Last week Network World published an article called CRM and Contact Center are on a Collision Course. The collision thing is a good metaphor. In fact, what’s happening is a multi-vehicle collision involving CRM, Contact Center plus “Unified Communications” and “Customer Service Management”. The boundaries between all four have become quite hazy.
We also don’t have a name for the superset of it all. Which means we can’t even say “X is disrupting the Y space”, because we’re not even sure what “Y” is anymore. (And actually, it’s hard to state cleanly what the “X” is.) A massive part of the technology landscape is in a flux and we lack good terminology to even talk about it! Let’s at least try to fill in those two blanks.
What’s the Disrupting Force?
The “X” — the cause of the collision — is a drastic change in voice technology. A decade ago, delivering, storing and manipulating voice required specialized hardware and software. Engineers with the expertise to develop, install and maintain that technology were rare and, thus, costly.
The “voice-is-hard” barrier created a clean divide between the voice world and the non-voice world. A chasm separated call center from CRM or PBX from a chat server. That barrier also allowed companies on the voice side to build proprietary systems and keep prices high for both purchase and maintenance.
However, that barrier is gone now. Some people expressed that by saying, “voice became a commodity”. That captures the feel of it, but it’s not technically right. (Voice was always a commodity: purchased in bulk, mostly fungible, universally available.) Sometimes people say voice has gotten “cheap”. That’s also true, but actually confuses two things: the technology of managing voice with the raw minutes of phone time. (It’s like confusing the cost of wheat with the cost of running a mill.) Both have dropped, but its the former that is the “X” factor here.
In the Network World piece, I was quoted saying “the mystique” of voice is gone. I think that captures it well, but if you really want to boil it down, I guess there’s no better way to say it than, “voice got easy”.
Being “easy” makes voice technology kind of a “free radical” that can float around and bind to larger pieces of software wherever it fits: a billing platform, an HR application and, of course, CRM. So it no longer makes sense to divide applications along voice / non-voice lines.
Another casualty is the pricing power that voice technology companies used to enjoy. Buying a call center switched from being a hardware purchase to a software purchase and then to a cloud subscription. This has caused a massive reshaping of the call center industry, as evidence by last month’s bankruptcy filing by Avaya.
What is Getting Disrupted?
“Easy voice” is doing the disrupting, but what is it disrupting? Our old definitions of enterprise software categories are getting blended together. Some people now call the entire space “enterprise communication”. But that implies something that is internal to companies, thus excluding interactions with customers.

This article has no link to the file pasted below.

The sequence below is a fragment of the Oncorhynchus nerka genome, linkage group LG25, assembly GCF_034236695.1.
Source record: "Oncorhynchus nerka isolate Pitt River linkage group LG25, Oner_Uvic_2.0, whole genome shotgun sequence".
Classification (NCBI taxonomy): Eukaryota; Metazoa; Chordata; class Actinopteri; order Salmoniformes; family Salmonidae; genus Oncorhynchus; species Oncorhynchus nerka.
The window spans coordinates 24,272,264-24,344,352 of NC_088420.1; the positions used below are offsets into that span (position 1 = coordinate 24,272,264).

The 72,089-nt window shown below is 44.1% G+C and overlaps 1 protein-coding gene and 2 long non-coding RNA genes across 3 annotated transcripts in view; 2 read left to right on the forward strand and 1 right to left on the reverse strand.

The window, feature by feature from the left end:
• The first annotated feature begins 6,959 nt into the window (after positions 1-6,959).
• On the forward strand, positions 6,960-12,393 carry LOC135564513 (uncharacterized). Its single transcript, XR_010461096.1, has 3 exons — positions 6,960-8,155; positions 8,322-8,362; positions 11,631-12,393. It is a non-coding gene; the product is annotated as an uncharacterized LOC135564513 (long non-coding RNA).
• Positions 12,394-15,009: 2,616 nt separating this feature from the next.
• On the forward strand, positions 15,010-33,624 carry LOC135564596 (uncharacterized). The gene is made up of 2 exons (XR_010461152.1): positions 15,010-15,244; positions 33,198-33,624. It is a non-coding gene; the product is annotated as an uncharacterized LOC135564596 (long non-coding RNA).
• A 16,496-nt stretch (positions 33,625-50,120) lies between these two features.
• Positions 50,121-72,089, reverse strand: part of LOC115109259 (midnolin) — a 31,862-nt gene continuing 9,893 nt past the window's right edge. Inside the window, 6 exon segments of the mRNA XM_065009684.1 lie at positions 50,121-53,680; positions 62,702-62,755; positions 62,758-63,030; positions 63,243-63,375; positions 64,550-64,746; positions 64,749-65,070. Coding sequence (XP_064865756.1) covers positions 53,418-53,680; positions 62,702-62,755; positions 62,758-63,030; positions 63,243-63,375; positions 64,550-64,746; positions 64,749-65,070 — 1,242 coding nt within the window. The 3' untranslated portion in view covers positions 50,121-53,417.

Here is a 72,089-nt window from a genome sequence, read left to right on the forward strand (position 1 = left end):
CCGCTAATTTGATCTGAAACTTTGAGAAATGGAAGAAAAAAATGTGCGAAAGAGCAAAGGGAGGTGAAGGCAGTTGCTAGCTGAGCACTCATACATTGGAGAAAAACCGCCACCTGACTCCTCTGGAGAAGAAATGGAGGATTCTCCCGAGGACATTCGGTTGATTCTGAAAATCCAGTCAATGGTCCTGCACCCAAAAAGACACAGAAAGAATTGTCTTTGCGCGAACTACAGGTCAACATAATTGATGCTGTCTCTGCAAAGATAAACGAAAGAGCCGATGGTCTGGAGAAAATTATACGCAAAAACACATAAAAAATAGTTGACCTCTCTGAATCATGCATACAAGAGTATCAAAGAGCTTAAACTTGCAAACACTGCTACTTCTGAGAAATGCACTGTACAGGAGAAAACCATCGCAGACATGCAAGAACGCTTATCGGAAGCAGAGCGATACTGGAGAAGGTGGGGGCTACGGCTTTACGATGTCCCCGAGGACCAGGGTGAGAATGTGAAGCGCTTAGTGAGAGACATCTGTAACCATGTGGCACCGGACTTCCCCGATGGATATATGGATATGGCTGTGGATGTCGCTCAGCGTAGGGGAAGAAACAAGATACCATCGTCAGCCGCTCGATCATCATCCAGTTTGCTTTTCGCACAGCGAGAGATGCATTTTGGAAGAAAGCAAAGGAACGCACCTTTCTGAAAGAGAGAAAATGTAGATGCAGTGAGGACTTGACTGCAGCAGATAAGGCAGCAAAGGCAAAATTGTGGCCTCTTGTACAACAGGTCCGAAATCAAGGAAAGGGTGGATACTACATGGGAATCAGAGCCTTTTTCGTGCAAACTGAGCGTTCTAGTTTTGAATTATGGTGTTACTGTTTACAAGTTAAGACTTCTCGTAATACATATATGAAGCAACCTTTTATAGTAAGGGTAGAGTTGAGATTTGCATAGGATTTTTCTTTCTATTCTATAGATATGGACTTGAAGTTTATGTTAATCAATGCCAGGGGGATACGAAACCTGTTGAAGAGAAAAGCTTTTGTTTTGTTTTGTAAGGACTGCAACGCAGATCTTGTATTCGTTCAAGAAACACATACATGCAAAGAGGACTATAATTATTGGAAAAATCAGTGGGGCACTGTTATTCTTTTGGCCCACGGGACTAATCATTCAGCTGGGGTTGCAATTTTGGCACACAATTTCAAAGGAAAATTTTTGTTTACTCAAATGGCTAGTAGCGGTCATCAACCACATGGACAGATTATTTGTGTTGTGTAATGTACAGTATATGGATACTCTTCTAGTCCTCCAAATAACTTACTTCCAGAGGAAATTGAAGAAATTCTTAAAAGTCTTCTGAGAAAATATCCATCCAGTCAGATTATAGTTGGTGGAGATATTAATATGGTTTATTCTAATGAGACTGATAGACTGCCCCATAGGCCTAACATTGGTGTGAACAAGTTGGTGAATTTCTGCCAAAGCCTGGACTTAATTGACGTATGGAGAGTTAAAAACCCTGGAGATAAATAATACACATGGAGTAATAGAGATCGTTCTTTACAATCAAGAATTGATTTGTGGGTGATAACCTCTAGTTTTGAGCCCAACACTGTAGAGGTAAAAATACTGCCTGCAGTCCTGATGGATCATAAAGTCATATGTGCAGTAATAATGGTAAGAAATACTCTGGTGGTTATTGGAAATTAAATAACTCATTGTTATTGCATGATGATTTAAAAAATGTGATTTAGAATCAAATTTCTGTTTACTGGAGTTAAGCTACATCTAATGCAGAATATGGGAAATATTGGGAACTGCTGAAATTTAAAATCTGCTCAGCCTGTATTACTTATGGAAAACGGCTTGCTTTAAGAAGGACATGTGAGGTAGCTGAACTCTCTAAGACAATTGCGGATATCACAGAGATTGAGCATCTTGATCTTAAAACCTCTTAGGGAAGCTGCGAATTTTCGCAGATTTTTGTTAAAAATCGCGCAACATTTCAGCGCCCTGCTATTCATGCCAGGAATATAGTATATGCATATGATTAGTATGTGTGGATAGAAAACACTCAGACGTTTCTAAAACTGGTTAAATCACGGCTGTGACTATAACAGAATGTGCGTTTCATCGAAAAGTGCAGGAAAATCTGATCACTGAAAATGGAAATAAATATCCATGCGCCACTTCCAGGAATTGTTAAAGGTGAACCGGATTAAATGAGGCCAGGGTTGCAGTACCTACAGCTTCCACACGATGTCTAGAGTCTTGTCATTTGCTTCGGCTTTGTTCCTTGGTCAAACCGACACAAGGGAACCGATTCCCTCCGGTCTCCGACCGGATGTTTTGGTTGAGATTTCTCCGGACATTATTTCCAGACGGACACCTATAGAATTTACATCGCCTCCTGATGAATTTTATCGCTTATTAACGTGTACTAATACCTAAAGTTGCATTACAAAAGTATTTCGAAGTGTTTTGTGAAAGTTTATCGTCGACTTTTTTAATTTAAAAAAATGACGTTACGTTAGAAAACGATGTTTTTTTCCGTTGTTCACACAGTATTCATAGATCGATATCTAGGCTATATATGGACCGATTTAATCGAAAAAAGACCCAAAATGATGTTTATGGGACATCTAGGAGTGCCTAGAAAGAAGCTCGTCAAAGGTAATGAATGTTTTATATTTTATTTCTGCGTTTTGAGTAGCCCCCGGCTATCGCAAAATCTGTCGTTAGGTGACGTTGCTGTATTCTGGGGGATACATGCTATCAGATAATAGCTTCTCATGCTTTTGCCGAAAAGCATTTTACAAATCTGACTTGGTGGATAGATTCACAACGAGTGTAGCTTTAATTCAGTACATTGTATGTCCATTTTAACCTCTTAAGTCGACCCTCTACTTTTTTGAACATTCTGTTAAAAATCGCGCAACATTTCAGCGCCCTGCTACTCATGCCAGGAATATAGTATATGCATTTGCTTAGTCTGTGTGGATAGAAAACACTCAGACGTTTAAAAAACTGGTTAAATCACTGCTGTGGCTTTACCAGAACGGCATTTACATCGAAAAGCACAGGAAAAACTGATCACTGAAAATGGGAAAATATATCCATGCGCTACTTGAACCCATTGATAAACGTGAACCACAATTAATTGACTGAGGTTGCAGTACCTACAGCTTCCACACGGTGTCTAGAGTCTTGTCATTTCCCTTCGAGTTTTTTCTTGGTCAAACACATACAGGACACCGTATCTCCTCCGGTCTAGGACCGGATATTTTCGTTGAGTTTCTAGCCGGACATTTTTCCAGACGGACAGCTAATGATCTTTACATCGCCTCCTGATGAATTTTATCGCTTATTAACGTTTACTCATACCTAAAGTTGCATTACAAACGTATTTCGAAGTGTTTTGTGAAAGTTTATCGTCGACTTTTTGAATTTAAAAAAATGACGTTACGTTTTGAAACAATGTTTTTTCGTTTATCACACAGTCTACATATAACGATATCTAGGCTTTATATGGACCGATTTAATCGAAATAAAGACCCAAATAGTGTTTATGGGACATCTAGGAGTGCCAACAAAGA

A further complication: Those consumer interactions now also include, for example, social media and even OTT voice via Facebook. In other words, voice and text interactions hosted by consumer internet applications are mixing with, and are on equal footing to, phone calls, emails and other channels that hosted on enterprise-owned applications. How can you find a term that is broad enough to include all this stuff?
I look at “CPaaS” as a way of absolving ourselves from the whole terminology game. “Communication Platform as a Service” companies (like Twilio, Tropo/Cisco, Plivo, Vonage/Nexmo, Avaya/Zang) offer individual functions of communications (e.g. sending a text, receiving a call, processing a DTMF tone) via an API on a simple pay-per-use basis. In effect, they’re saying: “Here are all the building blocks, assemble them however you want. We don’t care what you call it in the end.” It’s kind of a cop-out, but given our current transitional state, with little agreement on what to call things, it’s a cop-out I welcome.
Some other folks have tackled this topic:
Chris Vitek published, “How Salesforce Will Replace the ACD” 6 months ago on NoJitter. He got a bit of a shellacking for over-reaching on the title. You should definitely read the comments.
…if you thought you would always have automatic call distribution (ACD) from Aspect, Avaya, Cisco, Genesys, Interactive Intelligence, or Unify in your contact center, then think again — and start following Salesforce, because it is going to unplug a lot of these systems. At a minimum, the availability of these solutions from Salesforce will cause traditional contact center vendors to lose market share.
Speaking of Salesforce, I’ve focused on them specifically in two blog posts:
- 4 Clips from Salesforce’s Call Center Keynote Reveal Their Strategy
- Salesforce Has Many Fingers in the Call Center Pie
In The Rebirth of Interaction Management Nicolas deKouchkovsky (former CMO of Genesys, and Fonolo advisor) says,
The Contact Center market can no longer be looked at in isolation… Contact Centers are often used with Customer Service software…. CRM vendors have been eyeing the Contact Center space… Two adjacent industries, sales communications and customer success management, have been developing rapidly… As companies embrace customer lifecycle management and account based disciplines, we should expect bridges to be built between them.
Finally, analyst Jon Arnold published “Why You Should Consider Integrating Contact Center with UC”.
So long as UC and the contact center are thought of as separate and unrelated worlds, you won’t see what’s possible when pulling them together.
By the way, Jon is on our list of Top Analysts Covering the Call Center. (2017 edition coming out soon!)